The “Silver Arrow” dynamic in planning

It may seem an odd place to start, but this essay comes from an experience I had at a boy scout camp in Western Pennsylvania as a kid.  The setting is the early 70’s, I was a young scout and my brother was five years older than me and an emerging Eagle Scout ( who also earned the “Order of the Arrow” which is quite a distinction) and my dad was the Scoutmaster of our troop in Murrysville Pennsylvania, my home town.  Every summer the scouting calendar was very active with hikes, campouts, etc. but  every year we went as a troop to a local boy scout camp,  Camp Conestoga in Somerset County.  This lesson on planning comes from an experience I had there on the archery range more than forty years ago!!

Unlike my older brother who excelled in scouting, I was always a bit more of a plodder.  While I worked on my merit badges, outdoor skills and the required knot tying and first aid activities, I was a more “middle of the pack” scout.  One area where I did have some unique proficiency was on the archery range, which stemmed from my dad owning archery equipment and us all learning how to shoot as young kids.  When I got to Camp Conestoga that summer and realized they had a serious archery range and a “end of camp”  competition, I was all set!  Early in the week I signed up for the camp wide archery competition and was excited for the event to start at the end of our time at the camp.  While not a widely attended event, I was excited to see a good number of other scouts coming out to shoot and to watch the event and was exhilarated to learn that the winner of the event would win “The Camp Conestoga Golden Arrow Award”( note gold not silver) and the winner and his troop would be announced at the end of week all scout campfire!!  Now that was big-time!!!

The event was set for each shooter to have three arrows to shoot, and to shoot those arrows from three different distances, with the low scoring scouts dropping off as the distances increased.  The first set-up was very easy, maybe 10 yards, and I had three great shots and advanced easily to the next distance.  The second position was from 25 yards out and while harder, I knew that distance, adjusted my trajectory and made three good shots and made it to the final round…. the long distance shot!  Now I would love to say that the third position was 100 yards or more and while it felt like a mile, it was probably in the 50-75 yard range.

My first arrow flew and dug into the ground well short of the target, a total miss!  My second shot hit the edge if the target, but just barely, and glanced off …. zero for two!  My third shot actually hit the target but was in an outer ring, nowhere close to the bulls-eye!  The two or three other scouts who made it to the third distance were also challenged, but one fellow got two of his three arrows to hit the target, and one stuck pretty close to the center…. I had come in second and was to receive the “silver arrow” (no plaque and no camp wide announcement) which was a pretty generic aluminum shafted arrow….pretty disappointing after all of my buildup!!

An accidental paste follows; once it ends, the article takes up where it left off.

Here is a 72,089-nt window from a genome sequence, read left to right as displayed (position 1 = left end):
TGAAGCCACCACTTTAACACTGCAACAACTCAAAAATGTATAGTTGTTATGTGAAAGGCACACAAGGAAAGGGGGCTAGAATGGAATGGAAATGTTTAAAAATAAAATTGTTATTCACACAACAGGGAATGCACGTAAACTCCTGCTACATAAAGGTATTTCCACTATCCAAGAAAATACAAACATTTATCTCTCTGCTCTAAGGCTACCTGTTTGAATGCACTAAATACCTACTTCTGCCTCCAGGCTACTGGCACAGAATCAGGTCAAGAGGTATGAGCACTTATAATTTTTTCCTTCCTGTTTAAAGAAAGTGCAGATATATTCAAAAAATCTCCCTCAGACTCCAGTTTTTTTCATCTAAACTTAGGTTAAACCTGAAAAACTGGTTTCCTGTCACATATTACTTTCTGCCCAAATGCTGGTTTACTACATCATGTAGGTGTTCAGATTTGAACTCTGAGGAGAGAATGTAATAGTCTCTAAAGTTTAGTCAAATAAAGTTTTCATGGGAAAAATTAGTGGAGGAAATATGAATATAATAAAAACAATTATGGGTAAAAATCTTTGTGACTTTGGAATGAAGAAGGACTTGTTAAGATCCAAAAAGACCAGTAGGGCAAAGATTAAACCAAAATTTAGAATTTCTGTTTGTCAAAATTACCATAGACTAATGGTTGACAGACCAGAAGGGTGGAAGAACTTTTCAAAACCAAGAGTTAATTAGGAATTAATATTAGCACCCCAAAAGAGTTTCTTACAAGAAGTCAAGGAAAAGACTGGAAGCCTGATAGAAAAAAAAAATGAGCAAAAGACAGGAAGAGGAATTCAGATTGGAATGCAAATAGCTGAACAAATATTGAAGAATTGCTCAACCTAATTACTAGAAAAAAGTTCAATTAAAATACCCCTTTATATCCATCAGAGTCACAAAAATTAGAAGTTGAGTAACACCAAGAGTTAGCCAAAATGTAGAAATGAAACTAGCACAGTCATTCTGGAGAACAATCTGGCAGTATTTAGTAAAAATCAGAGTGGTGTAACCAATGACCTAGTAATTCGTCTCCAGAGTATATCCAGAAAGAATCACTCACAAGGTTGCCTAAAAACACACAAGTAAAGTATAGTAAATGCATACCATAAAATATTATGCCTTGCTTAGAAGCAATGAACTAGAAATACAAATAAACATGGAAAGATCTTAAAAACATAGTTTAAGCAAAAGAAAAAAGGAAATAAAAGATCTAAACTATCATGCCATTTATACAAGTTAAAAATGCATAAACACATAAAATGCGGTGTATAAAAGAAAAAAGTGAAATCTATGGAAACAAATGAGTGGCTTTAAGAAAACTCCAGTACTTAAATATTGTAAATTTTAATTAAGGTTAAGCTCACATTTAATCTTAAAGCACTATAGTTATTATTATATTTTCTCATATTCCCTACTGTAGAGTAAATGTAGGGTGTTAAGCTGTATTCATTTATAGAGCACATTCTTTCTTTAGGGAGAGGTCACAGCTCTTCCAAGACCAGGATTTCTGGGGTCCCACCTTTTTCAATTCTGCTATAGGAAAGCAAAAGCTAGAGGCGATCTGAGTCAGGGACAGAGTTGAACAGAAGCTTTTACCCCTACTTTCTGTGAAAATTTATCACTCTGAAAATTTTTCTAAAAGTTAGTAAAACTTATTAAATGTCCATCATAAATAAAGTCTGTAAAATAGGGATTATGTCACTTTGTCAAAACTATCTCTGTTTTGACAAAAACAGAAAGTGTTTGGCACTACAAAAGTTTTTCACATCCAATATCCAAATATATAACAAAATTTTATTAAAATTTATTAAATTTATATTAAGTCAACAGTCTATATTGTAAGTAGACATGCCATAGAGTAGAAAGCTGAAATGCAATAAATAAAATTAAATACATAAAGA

While not a very high-water mark in my scouting career, that experience at Camp Conestoga taught me an invaluable business lesson that I have reflected on often.   At the third and longest distance, In order to be successful in actually hitting the target, one needs to imagine the arrow’s flight in the air and actually aim for the curve of the flight, not the target itself, in order to be successful.  I really needed to imagine a series of hoops in the sky that my arrow needed to fly through in order to be successful …. the exact same discipline needed to be proficient in business planning!!

I am in the middle of a project currently where we are focused on hitting key five-year metrics, and instead on being myopic on those specific out-year results, I keep reminding myself to focus on the annual and quarterly metrics in years 1-3 (the hoops in the sky) knowing that the only way we can achieve those results in five years is to meet and exceed the closer-in targets/”hoops.”  It may seem overly simple, but across my career I have been part of or consulted with too many groups that get inspired by but at times consumed in “destination planning”, myopic on the end results completely forgetting the “required flight” of the business required to accomplish that destination.

My advice today is to stay focused on and active in the discipline and work of planning in your business. Take the time to look out to the horizon and imagine/dream about where you are trying to take the business/department/team that you are responsible for but always remember the “silver arrow.”  Before you start shooting your “professional arrows,” refocus/re-aim on the “hoops in the sky” and insure your close-in action plans will guide your arrow to the farthest target!